Have you ever encountered or been part of a family grieving? It can be difficult to grieve, and it’s also challenging to support someone grieving. While you can turn to words to comfort a grieving friend or family member, the best way to support someone dealing with grief is to just be there for them. And if you feel like someone grieving is finding it difficult to function, you may suggest turning to professional help.
If you’re looking for professional help to process family grieving in Massachusetts, contact Rockland Recovery today. Call 855.732.4842 or reach out to our team online for more information about our sober living homes.
What Does Grieving Mean?
Grief is the natural response to loss, particularly loss in the form of death. However, grief can also be felt when someone loses something like a dream job, a potential future with someone, or even a physical object.
Most experts believe that people go through five distinct stages of grief after the loss of a loved one, which are:
- Denial – As the reality of the loss is processed, humans are also surviving severe emotional pain. Denial attempts to slow this process down and prevents a person from feeling overwhelmed by emotions. Denial is not simply an attempt to pretend that the loss does not exist. It’s also the key to absorbing and understanding the loss.
- Anger – It’s typical to experience anger after losing a loved one. A grieving person is trying to adjust to a new reality while dealing with extreme emotional discomfort. There is so much to process, and anger may feel like a safe emotional outlet. It tends to be more socially acceptable than admitting fear. Anger allows a person to express emotion without worrying about being rejected or judged.
- Bargaining – When grieving, it isn’t unusual to feel so desperate that a person is willing to do almost anything to minimize the pain. When bargaining begins, a grieving person often directs their requests to a higher power.
- Depression – This is the stage when a grieving person’s imagination calms down. They slowly engage with and accept the reality of their present situation. During this stage, a grieving person tends to pull inward and feel very sad.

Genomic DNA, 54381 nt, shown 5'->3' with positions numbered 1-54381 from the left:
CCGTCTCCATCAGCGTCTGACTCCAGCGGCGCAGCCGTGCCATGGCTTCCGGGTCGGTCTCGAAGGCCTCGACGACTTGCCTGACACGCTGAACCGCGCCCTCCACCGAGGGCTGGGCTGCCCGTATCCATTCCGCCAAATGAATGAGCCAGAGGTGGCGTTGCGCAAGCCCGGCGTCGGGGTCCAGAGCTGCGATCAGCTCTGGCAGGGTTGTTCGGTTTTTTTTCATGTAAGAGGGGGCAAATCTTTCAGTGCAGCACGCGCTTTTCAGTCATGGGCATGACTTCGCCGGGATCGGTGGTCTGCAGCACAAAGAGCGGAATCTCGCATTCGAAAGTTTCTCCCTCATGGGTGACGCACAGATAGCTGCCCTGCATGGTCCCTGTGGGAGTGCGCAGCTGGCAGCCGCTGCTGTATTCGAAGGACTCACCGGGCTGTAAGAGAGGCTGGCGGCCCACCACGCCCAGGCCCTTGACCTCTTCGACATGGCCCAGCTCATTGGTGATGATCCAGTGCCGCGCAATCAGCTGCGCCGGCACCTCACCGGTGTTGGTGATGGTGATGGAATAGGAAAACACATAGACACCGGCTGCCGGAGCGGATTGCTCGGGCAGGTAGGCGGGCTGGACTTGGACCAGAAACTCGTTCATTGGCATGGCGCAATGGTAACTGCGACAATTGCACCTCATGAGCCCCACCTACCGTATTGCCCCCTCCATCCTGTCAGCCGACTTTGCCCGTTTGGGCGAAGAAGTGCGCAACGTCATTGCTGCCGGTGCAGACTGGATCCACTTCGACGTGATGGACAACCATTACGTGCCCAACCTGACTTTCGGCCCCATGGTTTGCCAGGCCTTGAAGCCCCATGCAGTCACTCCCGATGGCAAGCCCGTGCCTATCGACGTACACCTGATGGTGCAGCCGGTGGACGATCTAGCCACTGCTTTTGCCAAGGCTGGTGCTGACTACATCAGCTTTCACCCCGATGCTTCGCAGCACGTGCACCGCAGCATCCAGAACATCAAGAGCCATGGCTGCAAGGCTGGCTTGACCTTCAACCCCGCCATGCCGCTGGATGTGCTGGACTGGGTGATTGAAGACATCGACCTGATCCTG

- Acceptance – This is the last stage. It’s important to clarify that acceptance doesn’t mean that a grieving person no longer feels the pain of loss. It just means that they’re no longer resisting the reality of the situation.
What Is the Family Grieving Process Like?
When a whole family grieves a loss, you’ll notice that grieving means different things for each family member.
Family grieving may include:
- Angry outbursts
- Bouts of depression
- Shutting down
Some family members will want to discuss the loss, while others may withdraw into silence. Some will want to surround themselves with people, while others need more time alone. Some may find themselves in a state of denial, while others move quickly toward acceptance. The various iterations of grief experienced by family members can lead to feelings of frustration and overwhelm.
To navigate family grief, especially if you are all part of the same household, you can:
- Respect different forms of grief
- Make room for feelings
- Set boundaries
- Seek outside help
Learn More About Rockland Recovery’s Approach to Family Grieving
Grief can be a challenging emotion for people to endure. Often, the best course of action is to reach out for help from an experienced team of professionals. If you’re searching for professional help to process family grieving in Massachusetts, contact Rockland Recovery today. Learn more about how you can also help with grieving quotes or words to comfort a grieving friend by calling 855.732.4842 or reaching out to our team online.